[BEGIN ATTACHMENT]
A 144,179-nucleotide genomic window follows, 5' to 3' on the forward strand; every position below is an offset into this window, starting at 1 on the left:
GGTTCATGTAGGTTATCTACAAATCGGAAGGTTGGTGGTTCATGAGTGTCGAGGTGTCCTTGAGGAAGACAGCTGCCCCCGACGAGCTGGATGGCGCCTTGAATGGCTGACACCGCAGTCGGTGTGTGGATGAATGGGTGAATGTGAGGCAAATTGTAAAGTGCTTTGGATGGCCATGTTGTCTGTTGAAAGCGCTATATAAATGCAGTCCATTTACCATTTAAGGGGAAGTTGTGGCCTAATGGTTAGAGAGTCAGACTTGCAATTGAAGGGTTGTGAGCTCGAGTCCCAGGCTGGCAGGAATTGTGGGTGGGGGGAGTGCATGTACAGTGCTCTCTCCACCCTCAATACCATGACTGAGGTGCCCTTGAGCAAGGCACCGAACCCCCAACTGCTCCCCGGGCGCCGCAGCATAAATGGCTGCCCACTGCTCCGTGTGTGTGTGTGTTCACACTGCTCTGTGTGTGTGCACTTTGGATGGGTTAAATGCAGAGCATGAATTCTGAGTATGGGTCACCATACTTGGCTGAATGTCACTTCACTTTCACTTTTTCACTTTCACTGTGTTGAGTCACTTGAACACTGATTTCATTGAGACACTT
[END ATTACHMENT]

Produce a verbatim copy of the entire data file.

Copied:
A 144,179-nucleotide genomic window follows, 5' to 3' on the forward strand; every position below is an offset into this window, starting at 1 on the left:
GGTTCATGTAGGTTATCTACAAATCGGAAGGTTGGTGGTTCATGAGTGTCGAGGTGTCCTTGAGGAAGACAGCTGCCCCCGACGAGCTGGATGGCGCCTTGAATGGCTGACACCGCAGTCGGTGTGTGGATGAATGGGTGAATGTGAGGCAAATTGTAAAGTGCTTTGGATGGCCATGTTGTCTGTTGAAAGCGCTATATAAATGCAGTCCATTTACCATTTAAGGGGAAGTTGTGGCCTAATGGTTAGAGAGTCAGACTTGCAATTGAAGGGTTGTGAGCTCGAGTCCCAGGCTGGCAGGAATTGTGGGTGGGGGGAGTGCATGTACAGTGCTCTCTCCACCCTCAATACCATGACTGAGGTGCCCTTGAGCAAGGCACCGAACCCCCAACTGCTCCCCGGGCGCCGCAGCATAAATGGCTGCCCACTGCTCCGTGTGTGTGTGTGTTCACACTGCTCTGTGTGTGTGCACTTTGGATGGGTTAAATGCAGAGCATGAATTCTGAGTATGGGTCACCATACTTGGCTGAATGTCACTTCACTTTCACTTTTTCACTTTCACTGTGTTGAGTCACTTGAACACTGATTTCATTGAGACACTT